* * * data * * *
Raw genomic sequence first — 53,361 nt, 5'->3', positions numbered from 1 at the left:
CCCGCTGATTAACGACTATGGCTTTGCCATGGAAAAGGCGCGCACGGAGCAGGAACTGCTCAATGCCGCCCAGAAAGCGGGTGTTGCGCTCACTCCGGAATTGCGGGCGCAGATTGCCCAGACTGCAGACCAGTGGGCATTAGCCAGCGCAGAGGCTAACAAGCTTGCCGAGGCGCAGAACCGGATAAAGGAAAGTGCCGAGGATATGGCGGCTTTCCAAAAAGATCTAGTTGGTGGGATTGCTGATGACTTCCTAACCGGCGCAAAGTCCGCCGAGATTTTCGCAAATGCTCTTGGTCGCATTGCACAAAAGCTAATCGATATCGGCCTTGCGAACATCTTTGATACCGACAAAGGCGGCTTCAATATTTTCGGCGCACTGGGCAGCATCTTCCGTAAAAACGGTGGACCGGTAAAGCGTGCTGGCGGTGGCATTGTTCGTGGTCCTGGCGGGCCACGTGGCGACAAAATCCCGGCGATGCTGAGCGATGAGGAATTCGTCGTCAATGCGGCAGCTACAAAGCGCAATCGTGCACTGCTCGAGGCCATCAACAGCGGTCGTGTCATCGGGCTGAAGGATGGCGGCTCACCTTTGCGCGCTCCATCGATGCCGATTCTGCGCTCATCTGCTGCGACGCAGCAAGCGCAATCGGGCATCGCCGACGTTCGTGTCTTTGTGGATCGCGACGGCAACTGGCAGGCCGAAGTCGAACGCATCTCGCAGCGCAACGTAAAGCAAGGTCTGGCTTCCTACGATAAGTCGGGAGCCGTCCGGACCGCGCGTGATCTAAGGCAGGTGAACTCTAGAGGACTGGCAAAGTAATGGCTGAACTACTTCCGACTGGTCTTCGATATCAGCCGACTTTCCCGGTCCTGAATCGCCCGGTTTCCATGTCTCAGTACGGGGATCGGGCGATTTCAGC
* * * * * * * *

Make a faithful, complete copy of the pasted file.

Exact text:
Raw genomic sequence first — 53,361 nt, 5'->3', positions numbered from 1 at the left:
CCCGCTGATTAACGACTATGGCTTTGCCATGGAAAAGGCGCGCACGGAGCAGGAACTGCTCAATGCCGCCCAGAAAGCGGGTGTTGCGCTCACTCCGGAATTGCGGGCGCAGATTGCCCAGACTGCAGACCAGTGGGCATTAGCCAGCGCAGAGGCTAACAAGCTTGCCGAGGCGCAGAACCGGATAAAGGAAAGTGCCGAGGATATGGCGGCTTTCCAAAAAGATCTAGTTGGTGGGATTGCTGATGACTTCCTAACCGGCGCAAAGTCCGCCGAGATTTTCGCAAATGCTCTTGGTCGCATTGCACAAAAGCTAATCGATATCGGCCTTGCGAACATCTTTGATACCGACAAAGGCGGCTTCAATATTTTCGGCGCACTGGGCAGCATCTTCCGTAAAAACGGTGGACCGGTAAAGCGTGCTGGCGGTGGCATTGTTCGTGGTCCTGGCGGGCCACGTGGCGACAAAATCCCGGCGATGCTGAGCGATGAGGAATTCGTCGTCAATGCGGCAGCTACAAAGCGCAATCGTGCACTGCTCGAGGCCATCAACAGCGGTCGTGTCATCGGGCTGAAGGATGGCGGCTCACCTTTGCGCGCTCCATCGATGCCGATTCTGCGCTCATCTGCTGCGACGCAGCAAGCGCAATCGGGCATCGCCGACGTTCGTGTCTTTGTGGATCGCGACGGCAACTGGCAGGCCGAAGTCGAACGCATCTCGCAGCGCAACGTAAAGCAAGGTCTGGCTTCCTACGATAAGTCGGGAGCCGTCCGGACCGCGCGTGATCTAAGGCAGGTGAACTCTAGAGGACTGGCAAAGTAATGGCTGAACTACTTCCGACTGGTCTTCGATATCAGCCGACTTTCCCGGTCCTGAATCGCCCGGTTTCCATGTCTCAGTACGGGGATCGGGCGATTTCAGC